We may even admit that it is a debateable point whether there is any derogation from his position in a gentleman going about in his literary caravan. It may be argued that he is still the same man, with the same feelings, opinions, and principles, and that he is only combating the essentially ungentlemanly notion that a man ceases to be a gentleman when he earns his bread honestly in an unusual way. Looking only to the individual, this is to a great extent true, and we must own that Mr. Thackeray is the same man alike when, we have paid our five shillings for the privilege of looking at him, and when we have enjoyed it gratis. But if we turn our thoughts to the whole literary profession, we are inclined to think that the bad effect of a vendible publicity is discoverable. Mr. Thackeray, might maintain that Mr. Yates was taking rather a liberty with him, if he had not himself provided his oil, with a sufficient excuse. That a man near the head of a calling should entitle his inferiors to take a liberty with him, is in itself an evil. At any rate, if we are not to say that it is derogatory to Mr. Thackeray to show himself, nor to Mr. Yates to photograph the show, we may venture to admire more unmixedly those who set themselves against this, literary unreserve. It is not one of the least debts of gratitude that the country owes to the Laureate, that he has always consistently maintained that a gentleman is not to be intruded upon, nor to intrude himself on others, because he has a gift for verse-making. If we recognise the common-sense which says that money is better than a punctilio, we may also sympathize with the nobler scorn which refuses to let same degenerate into notoriety. No one who even knows Mr. Thackeray only by his books, and has not the honour of an acquaintance which the first gentleman in the kingdom might be pleased to possess, can doubt that he is a man of honour and high feeling. But he has made what, if judged on other than pecuniary grounds, appears to us a mistake. Against this mistake Mr. Tennyson has repeatedly protested, and we think that he has chosen the better part.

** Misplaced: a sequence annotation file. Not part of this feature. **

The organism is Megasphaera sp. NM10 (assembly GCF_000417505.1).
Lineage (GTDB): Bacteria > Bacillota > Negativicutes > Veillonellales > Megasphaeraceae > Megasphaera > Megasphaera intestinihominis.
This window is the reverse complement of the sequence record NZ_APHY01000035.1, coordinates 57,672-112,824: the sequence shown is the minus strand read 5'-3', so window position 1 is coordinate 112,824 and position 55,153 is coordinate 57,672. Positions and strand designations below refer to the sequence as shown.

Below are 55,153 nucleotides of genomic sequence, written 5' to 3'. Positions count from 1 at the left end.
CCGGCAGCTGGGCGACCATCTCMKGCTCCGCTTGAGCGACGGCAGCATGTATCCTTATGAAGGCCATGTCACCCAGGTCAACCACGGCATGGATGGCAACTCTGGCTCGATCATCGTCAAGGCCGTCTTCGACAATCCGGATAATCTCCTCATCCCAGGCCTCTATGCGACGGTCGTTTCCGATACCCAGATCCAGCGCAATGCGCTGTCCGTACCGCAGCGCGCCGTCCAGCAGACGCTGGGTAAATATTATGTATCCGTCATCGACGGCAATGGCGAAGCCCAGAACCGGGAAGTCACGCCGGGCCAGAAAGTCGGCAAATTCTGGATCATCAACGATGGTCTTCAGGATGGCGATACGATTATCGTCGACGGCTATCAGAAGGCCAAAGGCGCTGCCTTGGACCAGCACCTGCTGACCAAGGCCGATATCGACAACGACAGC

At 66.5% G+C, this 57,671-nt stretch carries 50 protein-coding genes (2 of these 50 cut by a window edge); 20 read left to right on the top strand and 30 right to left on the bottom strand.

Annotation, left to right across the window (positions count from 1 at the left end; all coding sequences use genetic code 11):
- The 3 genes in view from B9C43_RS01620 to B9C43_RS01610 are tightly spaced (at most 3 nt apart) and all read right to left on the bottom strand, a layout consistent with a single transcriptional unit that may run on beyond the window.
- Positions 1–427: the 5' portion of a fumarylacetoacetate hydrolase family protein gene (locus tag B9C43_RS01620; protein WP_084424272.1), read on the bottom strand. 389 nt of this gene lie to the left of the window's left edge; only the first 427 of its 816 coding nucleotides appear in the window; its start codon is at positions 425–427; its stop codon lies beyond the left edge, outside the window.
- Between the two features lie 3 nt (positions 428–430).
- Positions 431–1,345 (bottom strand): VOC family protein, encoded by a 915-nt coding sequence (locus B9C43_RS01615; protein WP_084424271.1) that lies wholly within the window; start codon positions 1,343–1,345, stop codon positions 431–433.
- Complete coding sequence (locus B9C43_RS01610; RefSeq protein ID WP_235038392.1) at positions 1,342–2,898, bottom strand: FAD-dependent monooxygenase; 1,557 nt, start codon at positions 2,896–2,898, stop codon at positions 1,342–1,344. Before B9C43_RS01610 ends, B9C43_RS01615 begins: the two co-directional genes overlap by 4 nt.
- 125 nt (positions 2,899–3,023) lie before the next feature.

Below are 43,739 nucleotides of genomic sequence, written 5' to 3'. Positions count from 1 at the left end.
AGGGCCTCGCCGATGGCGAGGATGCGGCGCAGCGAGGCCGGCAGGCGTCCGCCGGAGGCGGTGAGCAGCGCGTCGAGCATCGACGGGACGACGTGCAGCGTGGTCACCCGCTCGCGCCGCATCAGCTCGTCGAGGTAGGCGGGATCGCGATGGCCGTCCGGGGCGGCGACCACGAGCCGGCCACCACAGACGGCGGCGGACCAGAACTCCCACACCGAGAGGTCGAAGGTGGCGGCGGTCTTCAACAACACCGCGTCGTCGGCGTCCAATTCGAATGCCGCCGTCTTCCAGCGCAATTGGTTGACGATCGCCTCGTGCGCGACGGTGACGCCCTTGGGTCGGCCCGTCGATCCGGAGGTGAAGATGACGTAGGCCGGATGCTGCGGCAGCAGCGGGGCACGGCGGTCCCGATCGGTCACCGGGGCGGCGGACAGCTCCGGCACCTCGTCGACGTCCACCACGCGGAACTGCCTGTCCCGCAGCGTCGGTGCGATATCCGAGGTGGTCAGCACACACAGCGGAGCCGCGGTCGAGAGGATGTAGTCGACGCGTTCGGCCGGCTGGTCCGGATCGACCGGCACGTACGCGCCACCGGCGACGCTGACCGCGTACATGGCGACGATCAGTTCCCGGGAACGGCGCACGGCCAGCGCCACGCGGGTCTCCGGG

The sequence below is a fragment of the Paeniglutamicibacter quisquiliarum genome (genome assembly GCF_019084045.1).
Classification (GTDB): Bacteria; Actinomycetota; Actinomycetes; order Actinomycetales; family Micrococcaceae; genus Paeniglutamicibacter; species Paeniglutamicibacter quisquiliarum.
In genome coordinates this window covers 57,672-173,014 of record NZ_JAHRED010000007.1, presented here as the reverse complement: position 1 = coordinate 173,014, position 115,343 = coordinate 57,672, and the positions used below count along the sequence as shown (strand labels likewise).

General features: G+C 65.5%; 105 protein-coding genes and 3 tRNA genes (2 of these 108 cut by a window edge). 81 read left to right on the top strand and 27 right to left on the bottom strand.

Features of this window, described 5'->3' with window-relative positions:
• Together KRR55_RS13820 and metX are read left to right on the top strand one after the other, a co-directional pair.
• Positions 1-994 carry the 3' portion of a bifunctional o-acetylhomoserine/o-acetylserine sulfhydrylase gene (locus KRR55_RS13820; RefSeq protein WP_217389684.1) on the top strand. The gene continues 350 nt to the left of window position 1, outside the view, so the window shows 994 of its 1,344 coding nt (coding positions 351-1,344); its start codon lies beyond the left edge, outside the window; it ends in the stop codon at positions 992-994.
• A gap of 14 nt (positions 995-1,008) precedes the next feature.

Saturday Review, July 17, 1858.